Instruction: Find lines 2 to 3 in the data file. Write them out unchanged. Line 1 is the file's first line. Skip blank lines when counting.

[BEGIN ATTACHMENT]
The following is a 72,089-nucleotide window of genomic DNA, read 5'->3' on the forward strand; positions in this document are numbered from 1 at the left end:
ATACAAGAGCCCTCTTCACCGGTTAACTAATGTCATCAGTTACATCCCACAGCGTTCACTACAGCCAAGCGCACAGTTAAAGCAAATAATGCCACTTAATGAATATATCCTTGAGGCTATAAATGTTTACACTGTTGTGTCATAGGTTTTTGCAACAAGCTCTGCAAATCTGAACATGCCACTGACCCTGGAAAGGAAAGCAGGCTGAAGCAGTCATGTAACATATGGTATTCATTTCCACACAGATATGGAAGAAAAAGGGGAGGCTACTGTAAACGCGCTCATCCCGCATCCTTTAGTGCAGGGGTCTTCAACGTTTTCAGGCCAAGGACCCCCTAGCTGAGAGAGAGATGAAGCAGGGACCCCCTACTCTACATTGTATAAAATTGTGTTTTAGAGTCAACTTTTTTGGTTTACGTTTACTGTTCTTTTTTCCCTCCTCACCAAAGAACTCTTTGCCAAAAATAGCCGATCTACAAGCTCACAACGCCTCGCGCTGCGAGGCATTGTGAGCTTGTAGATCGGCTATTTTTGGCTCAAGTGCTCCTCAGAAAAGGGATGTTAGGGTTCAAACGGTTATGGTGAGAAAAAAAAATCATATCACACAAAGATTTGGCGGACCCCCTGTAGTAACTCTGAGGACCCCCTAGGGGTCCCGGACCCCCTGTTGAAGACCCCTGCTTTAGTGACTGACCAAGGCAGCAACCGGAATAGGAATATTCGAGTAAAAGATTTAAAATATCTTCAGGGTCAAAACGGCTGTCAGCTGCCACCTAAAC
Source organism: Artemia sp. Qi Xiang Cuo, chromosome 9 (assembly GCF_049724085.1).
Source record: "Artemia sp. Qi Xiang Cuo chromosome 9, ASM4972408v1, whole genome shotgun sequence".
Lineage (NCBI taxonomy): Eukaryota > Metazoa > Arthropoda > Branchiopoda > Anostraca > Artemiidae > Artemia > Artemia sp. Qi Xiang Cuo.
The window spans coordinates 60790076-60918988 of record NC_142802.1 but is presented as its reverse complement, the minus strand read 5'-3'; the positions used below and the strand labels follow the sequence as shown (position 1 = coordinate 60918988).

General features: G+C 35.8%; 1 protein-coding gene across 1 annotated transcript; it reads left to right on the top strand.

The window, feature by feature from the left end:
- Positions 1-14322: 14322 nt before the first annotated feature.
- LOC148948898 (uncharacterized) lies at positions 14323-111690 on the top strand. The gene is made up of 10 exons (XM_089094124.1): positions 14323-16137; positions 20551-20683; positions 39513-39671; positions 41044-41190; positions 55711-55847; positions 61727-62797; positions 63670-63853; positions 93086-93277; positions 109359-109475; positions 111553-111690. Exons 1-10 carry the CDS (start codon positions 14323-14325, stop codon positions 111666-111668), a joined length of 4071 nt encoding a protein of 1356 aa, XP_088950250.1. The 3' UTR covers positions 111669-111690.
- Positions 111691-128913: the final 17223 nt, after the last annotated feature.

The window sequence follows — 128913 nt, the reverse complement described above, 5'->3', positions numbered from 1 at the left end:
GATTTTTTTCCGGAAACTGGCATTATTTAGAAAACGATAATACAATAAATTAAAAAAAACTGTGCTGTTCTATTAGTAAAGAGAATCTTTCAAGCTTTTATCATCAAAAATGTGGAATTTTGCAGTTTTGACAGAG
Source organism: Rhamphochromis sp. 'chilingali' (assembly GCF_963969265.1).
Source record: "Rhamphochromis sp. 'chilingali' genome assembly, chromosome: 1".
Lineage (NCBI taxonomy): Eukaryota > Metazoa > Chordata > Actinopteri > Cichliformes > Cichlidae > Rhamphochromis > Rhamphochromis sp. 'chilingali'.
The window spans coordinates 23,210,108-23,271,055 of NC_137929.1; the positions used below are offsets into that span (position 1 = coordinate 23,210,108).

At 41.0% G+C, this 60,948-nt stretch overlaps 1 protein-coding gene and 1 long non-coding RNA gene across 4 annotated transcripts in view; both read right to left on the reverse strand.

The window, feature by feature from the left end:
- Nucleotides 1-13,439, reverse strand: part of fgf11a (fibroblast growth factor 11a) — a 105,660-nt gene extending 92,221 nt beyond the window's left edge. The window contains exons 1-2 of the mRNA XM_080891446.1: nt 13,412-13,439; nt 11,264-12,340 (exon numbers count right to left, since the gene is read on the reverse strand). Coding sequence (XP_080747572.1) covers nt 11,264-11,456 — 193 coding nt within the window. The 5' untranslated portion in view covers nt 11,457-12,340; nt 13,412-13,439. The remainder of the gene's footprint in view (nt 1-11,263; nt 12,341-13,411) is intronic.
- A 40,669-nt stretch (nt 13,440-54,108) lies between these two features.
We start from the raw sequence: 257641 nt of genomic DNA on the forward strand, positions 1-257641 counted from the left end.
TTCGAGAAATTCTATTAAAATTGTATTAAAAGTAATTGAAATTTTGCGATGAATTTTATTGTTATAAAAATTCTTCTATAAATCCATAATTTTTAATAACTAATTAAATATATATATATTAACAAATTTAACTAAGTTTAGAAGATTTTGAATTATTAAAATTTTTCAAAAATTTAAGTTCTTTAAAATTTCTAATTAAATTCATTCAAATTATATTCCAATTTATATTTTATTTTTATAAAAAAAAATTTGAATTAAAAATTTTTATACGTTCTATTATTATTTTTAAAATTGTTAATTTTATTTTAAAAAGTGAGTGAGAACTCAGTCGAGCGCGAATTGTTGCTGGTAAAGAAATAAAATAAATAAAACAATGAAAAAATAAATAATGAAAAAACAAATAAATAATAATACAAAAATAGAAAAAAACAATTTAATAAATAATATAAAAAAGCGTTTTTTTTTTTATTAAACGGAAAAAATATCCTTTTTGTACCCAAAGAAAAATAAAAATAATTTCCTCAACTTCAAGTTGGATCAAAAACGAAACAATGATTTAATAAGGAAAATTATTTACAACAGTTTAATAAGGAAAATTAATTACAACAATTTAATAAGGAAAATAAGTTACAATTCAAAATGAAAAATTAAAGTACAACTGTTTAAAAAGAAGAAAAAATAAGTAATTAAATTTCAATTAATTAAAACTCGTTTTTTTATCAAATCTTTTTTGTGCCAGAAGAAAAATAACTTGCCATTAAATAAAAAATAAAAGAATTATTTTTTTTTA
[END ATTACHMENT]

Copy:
ATACAAGAGCCCTCTTCACCGGTTAACTAATGTCATCAGTTACATCCCACAGCGTTCACTACAGCCAAGCGCACAGTTAAAGCAAATAATGCCACTTAATGAATATATCCTTGAGGCTATAAATGTTTACACTGTTGTGTCATAGGTTTTTGCAACAAGCTCTGCAAATCTGAACATGCCACTGACCCTGGAAAGGAAAGCAGGCTGAAGCAGTCATGTAACATATGGTATTCATTTCCACACAGATATGGAAGAAAAAGGGGAGGCTACTGTAAACGCGCTCATCCCGCATCCTTTAGTGCAGGGGTCTTCAACGTTTTCAGGCCAAGGACCCCCTAGCTGAGAGAGAGATGAAGCAGGGACCCCCTACTCTACATTGTATAAAATTGTGTTTTAGAGTCAACTTTTTTGGTTTACGTTTACTGTTCTTTTTTCCCTCCTCACCAAAGAACTCTTTGCCAAAAATAGCCGATCTACAAGCTCACAACGCCTCGCGCTGCGAGGCATTGTGAGCTTGTAGATCGGCTATTTTTGGCTCAAGTGCTCCTCAGAAAAGGGATGTTAGGGTTCAAACGGTTATGGTGAGAAAAAAAAATCATATCACACAAAGATTTGGCGGACCCCCTGTAGTAACTCTGAGGACCCCCTAGGGGTCCCGGACCCCCTGTTGAAGACCCCTGCTTTAGTGACTGACCAAGGCAGCAACCGGAATAGGAATATTCGAGTAAAAGATTTAAAATATCTTCAGGGTCAAAACGGCTGTCAGCTGCCACCTAAAC
Source organism: Artemia sp. Qi Xiang Cuo, chromosome 9 (assembly GCF_049724085.1).